What the veterans in our nation have done for us is without compare. Our daily Iives are made possible by the sacrifices of these brave men and women. When it come to helping our veterans when the return home or as they age, how much do you know about the services available to them?
I find most of my clients, even my veteran clients, don’t know the full extent of the benefits the Department of Veterans Affairs has for them. For example, they know that if they are injured while in combat there are benefits to compensate the. They don’t know, however, that there may be benefits available if they were injured while on active duty but not in combat. The seniors I work with also don’t know that there are medical conditions that occur later in life that due to wartime service automatically qualify them for benefits.
Disability compensation is only piece of the puzzle. It remains the benefit that y clients are most knowledgeable about but can be one of the harder to obtain why we can discuss compensation benefits and if they apply to your situation, here are three benefits I want to bring to your attention as well.
1. Funeral benefits. While many of my clients have heard there are funerals benefits, such as an honor guard at the ceremony or a marker for the headstone of their veteran loved one, they don’t know what the full benefits cover or how to apply for them. The VA offers extensive services you can learn more about at Burial and Memorial Benefits you can learn more about by clicking this link.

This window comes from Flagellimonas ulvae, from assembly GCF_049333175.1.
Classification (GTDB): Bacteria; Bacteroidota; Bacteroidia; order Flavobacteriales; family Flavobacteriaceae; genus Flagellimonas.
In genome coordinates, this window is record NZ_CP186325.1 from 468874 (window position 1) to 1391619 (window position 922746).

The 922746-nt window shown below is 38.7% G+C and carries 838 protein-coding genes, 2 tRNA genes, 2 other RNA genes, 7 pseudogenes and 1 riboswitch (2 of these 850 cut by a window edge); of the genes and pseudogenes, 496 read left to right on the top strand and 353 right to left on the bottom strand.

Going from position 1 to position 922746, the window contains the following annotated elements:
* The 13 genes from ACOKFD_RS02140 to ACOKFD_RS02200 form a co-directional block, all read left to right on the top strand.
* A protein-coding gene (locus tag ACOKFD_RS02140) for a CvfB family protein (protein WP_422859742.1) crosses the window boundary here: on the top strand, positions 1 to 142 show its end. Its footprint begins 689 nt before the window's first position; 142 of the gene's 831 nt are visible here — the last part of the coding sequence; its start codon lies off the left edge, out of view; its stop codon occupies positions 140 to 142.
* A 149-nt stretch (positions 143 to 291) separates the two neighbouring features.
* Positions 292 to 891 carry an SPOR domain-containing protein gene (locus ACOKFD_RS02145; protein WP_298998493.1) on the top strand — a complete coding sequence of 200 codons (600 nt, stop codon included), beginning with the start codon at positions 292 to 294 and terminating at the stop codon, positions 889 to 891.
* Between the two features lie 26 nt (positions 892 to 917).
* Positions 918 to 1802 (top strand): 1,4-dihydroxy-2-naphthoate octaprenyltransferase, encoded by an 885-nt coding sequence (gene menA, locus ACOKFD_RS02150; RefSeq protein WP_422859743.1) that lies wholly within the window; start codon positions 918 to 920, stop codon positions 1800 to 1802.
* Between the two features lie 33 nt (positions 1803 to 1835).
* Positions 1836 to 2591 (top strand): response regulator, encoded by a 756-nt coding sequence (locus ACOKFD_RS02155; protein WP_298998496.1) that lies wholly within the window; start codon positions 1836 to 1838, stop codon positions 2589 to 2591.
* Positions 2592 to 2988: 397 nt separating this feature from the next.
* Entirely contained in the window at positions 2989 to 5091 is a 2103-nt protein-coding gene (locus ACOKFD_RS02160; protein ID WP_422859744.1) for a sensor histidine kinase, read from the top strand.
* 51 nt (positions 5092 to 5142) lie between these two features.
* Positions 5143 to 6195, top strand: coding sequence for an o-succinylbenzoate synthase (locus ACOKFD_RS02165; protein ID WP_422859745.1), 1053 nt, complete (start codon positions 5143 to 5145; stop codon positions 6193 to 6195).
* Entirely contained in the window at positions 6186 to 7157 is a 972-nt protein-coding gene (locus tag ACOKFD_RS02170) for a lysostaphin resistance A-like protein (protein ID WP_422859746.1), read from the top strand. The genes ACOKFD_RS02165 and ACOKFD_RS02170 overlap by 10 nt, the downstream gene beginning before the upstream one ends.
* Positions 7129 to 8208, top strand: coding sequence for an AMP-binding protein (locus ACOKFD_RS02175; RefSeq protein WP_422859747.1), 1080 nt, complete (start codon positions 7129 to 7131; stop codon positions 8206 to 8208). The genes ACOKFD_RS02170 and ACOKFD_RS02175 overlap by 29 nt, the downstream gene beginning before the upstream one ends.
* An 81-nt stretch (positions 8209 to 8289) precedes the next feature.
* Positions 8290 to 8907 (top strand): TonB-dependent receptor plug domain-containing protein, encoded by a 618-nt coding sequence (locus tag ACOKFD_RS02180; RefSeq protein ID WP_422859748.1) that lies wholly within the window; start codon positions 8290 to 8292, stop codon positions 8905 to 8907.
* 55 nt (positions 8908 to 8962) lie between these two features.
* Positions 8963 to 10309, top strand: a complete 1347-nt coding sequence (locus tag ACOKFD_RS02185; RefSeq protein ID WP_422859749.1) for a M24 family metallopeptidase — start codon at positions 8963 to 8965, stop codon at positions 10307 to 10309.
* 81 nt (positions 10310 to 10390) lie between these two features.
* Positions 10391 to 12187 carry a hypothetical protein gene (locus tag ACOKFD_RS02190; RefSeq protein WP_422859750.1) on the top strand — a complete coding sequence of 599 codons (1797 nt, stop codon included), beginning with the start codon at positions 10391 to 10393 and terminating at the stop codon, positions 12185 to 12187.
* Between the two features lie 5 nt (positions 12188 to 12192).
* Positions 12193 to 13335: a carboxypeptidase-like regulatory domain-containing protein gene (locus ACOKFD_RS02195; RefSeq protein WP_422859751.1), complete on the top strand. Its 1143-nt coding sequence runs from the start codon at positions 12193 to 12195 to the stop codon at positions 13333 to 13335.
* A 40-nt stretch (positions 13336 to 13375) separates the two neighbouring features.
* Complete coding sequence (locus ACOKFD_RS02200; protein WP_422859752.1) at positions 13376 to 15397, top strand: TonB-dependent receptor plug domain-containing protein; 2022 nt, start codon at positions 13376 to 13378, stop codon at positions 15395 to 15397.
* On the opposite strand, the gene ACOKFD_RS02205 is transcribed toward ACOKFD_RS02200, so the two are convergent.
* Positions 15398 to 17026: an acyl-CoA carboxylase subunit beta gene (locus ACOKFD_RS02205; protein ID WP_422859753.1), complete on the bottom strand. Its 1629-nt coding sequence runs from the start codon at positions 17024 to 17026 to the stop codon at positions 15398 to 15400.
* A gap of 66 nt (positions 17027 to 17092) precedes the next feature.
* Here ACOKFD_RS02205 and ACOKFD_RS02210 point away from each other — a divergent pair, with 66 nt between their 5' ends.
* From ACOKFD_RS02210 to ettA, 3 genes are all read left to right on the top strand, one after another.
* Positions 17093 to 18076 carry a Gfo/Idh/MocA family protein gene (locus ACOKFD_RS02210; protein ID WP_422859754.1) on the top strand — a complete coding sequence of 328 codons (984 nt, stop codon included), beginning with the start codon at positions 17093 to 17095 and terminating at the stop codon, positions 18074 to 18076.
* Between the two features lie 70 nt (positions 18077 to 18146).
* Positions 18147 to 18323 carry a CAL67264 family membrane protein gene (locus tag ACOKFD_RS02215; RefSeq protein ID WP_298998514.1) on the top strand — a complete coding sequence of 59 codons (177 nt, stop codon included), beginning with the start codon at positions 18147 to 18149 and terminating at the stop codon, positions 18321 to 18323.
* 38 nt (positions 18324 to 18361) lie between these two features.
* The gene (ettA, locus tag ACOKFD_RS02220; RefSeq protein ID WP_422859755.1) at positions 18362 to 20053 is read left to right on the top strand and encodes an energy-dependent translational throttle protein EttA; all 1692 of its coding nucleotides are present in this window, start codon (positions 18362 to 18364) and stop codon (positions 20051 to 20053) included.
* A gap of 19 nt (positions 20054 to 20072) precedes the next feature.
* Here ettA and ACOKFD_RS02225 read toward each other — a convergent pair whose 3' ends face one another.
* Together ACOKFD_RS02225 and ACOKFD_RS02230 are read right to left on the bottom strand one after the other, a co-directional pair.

2. Pension benefits. Pension benefits may be the most misunderstood of all the Veterans Affairs benefits. I still often hear it referred to as the “widow’s pension” and I believe this is because it is available to the surviving spouse of the veteran. Pension is an amount paid to veterans with qualifying active service during statutory periods of war. This determination has nothing to do with active service but there is a disability requirement to qualify for it. What surprises most of my estate planning and elder law clients is learning that the Department of Veterans Affairs presumptively considers them “disabled” by turning age 65. These benefits are increased when there is a need for housebound or aid and attendance benefits. There are health, income and asset qualifications to receive VA pension and the amount changes slightly every year.
3. Long-term care benefits. A little heard of benefit with the VA are the long-term care and geriatric services available to veterans. This is region specific, and you would want to check with your local VA office to determine what is available, but there may be respite care, home health services and supportive programs for diseases like Alzheimer’s available in your area. You can learn more about Geriatric and Extended Care Services by clicking here.
As Abraham Lincoln said: “Honor to the soldier and sailor everywhere, who bravely bears his country’s cause. Honor also to the citizen, who cares for his brother in the field and serves, as best he can, the same cause.” Let’s learn about the services available to the veterans around us so we can better support them.